Postal services officer Kyle Hughes with a bag of mail to be sorted at the Warwick Post Office.
Postal services officer Kyle Hughes with a bag of mail to be sorted at the Warwick Post Office. Katie Cameron

Red letter day for former posties

WHEN letters and telegrams were the only communication between loved ones who lived apart, our local postmen and women were always on hand to make sure the precious cargo would reach its destination in Warwick.

Today is World Post Day and two former Warwick posties have shared their stories about what it was like to work back in that time.

Bryan Sinclair started off as a young lad delivering telegrams around town in the 1950s.

"I delivered about 300 a day," he said.

"It used to come through Morse code to a teleprinter."

Mr Sinclair was a postman until the age of 21, and then went on to the night telephone exchange.

"We didn't have motorbikes back then, so we did the two deliveries a day on our pushbikes," he said.

"We only had about four postmen to do it.

"Most of the houses in Warwick back in those days didn't have numbers on, so you had to know who lived in which house.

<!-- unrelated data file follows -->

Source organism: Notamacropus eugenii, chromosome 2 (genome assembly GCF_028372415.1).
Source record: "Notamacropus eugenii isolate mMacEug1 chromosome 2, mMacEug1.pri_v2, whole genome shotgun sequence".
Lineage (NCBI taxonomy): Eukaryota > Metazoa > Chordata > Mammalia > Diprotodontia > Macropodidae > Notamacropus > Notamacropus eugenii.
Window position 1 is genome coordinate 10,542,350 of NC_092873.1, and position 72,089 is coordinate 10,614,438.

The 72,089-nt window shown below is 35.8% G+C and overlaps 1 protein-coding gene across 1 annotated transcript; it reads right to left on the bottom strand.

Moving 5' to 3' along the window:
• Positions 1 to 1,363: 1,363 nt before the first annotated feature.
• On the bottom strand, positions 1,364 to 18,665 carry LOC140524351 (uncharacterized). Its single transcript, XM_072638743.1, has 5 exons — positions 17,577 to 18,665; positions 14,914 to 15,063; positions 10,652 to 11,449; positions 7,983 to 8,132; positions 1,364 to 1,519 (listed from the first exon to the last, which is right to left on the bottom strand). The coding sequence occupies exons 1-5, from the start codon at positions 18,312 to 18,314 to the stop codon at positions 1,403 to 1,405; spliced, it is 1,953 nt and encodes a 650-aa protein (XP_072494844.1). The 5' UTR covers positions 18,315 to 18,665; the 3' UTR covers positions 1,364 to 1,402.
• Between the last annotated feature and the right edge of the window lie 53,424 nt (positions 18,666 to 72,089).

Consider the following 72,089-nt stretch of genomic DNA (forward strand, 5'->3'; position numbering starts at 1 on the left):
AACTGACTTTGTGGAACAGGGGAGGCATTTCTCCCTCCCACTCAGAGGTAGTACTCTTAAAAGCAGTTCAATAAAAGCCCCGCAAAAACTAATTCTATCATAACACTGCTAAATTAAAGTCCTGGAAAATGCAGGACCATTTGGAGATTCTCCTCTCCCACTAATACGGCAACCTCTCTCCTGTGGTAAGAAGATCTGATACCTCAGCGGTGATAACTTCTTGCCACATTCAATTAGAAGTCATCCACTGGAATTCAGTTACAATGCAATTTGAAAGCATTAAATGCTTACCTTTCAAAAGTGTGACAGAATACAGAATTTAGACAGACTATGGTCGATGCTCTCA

"I can remember the names even now."

After that, Mr Sinclair sorted in the mail room, where about1500 to 2000 letters were received per day.

"If you didn't do your job, you didn't have one," he said.

"You had long days, but there was a good bunch of blokes there and we got on well with everyone."

Mr Sinclair said the medium of letters was a dying art.

"The technologies we used became a thing of the past," he said.

"Everything new just came along slowly but surely.

"People just don't seem to be writing anymore - everyone has got their phone or computers.

"Letters are something that you can stick away in a drawer and keep."

Meanwhile, when Warwick resident Joan Devine started on the job, she was the only woman on the team.

"I was the only one on the motorbike, all the others had cars," she said.

"In the beginning of each month there was always lots of mail; people didn't have the internet to pay their bills back then.

"My run was about 700 houses - what I enjoyed was being out in the fresh air."

Mrs Devine said the best part of her job was being part of the Warwick community.

"You see the toddlers come down with Mum to get the mail and they know who you are," she said.

"You watch them grow up and have kids of their own."

World Post Day is celebrated each year on October 9 - the anniversary of the establishment of the Universal Postal Union (UPU) in 1874 in the Swiss capital, Berne.

It was declared World Post Day by the UPU Congress held in Tokyo, Japan, in 1969.



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